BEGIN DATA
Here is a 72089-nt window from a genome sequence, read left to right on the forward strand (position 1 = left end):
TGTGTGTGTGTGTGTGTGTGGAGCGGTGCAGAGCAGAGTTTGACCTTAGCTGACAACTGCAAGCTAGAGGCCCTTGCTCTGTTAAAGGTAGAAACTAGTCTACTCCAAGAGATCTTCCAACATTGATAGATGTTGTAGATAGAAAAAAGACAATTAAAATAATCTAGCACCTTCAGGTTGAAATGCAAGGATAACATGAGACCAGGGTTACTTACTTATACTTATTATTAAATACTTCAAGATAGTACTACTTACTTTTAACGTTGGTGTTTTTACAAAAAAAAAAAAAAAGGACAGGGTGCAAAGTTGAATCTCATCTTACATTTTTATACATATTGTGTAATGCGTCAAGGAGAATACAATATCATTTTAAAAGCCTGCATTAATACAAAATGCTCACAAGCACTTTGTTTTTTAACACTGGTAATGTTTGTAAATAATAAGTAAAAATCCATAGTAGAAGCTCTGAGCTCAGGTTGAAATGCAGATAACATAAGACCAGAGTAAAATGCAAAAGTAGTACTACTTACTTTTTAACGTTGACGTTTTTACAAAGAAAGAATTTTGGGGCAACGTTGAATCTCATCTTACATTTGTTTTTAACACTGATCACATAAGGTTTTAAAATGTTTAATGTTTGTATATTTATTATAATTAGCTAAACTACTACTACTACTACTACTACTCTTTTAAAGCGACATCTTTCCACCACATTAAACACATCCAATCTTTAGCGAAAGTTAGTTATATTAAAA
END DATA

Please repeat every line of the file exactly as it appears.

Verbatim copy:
Here is a 72089-nt window from a genome sequence, read left to right on the forward strand (position 1 = left end):
TGTGTGTGTGTGTGTGTGTGGAGCGGTGCAGAGCAGAGTTTGACCTTAGCTGACAACTGCAAGCTAGAGGCCCTTGCTCTGTTAAAGGTAGAAACTAGTCTACTCCAAGAGATCTTCCAACATTGATAGATGTTGTAGATAGAAAAAAGACAATTAAAATAATCTAGCACCTTCAGGTTGAAATGCAAGGATAACATGAGACCAGGGTTACTTACTTATACTTATTATTAAATACTTCAAGATAGTACTACTTACTTTTAACGTTGGTGTTTTTACAAAAAAAAAAAAAAAGGACAGGGTGCAAAGTTGAATCTCATCTTACATTTTTATACATATTGTGTAATGCGTCAAGGAGAATACAATATCATTTTAAAAGCCTGCATTAATACAAAATGCTCACAAGCACTTTGTTTTTTAACACTGGTAATGTTTGTAAATAATAAGTAAAAATCCATAGTAGAAGCTCTGAGCTCAGGTTGAAATGCAGATAACATAAGACCAGAGTAAAATGCAAAAGTAGTACTACTTACTTTTTAACGTTGACGTTTTTACAAAGAAAGAATTTTGGGGCAACGTTGAATCTCATCTTACATTTGTTTTTAACACTGATCACATAAGGTTTTAAAATGTTTAATGTTTGTATATTTATTATAATTAGCTAAACTACTACTACTACTACTACTACTCTTTTAAAGCGACATCTTTCCACCACATTAAACACATCCAATCTTTAGCGAAAGTTAGTTATATTAAAA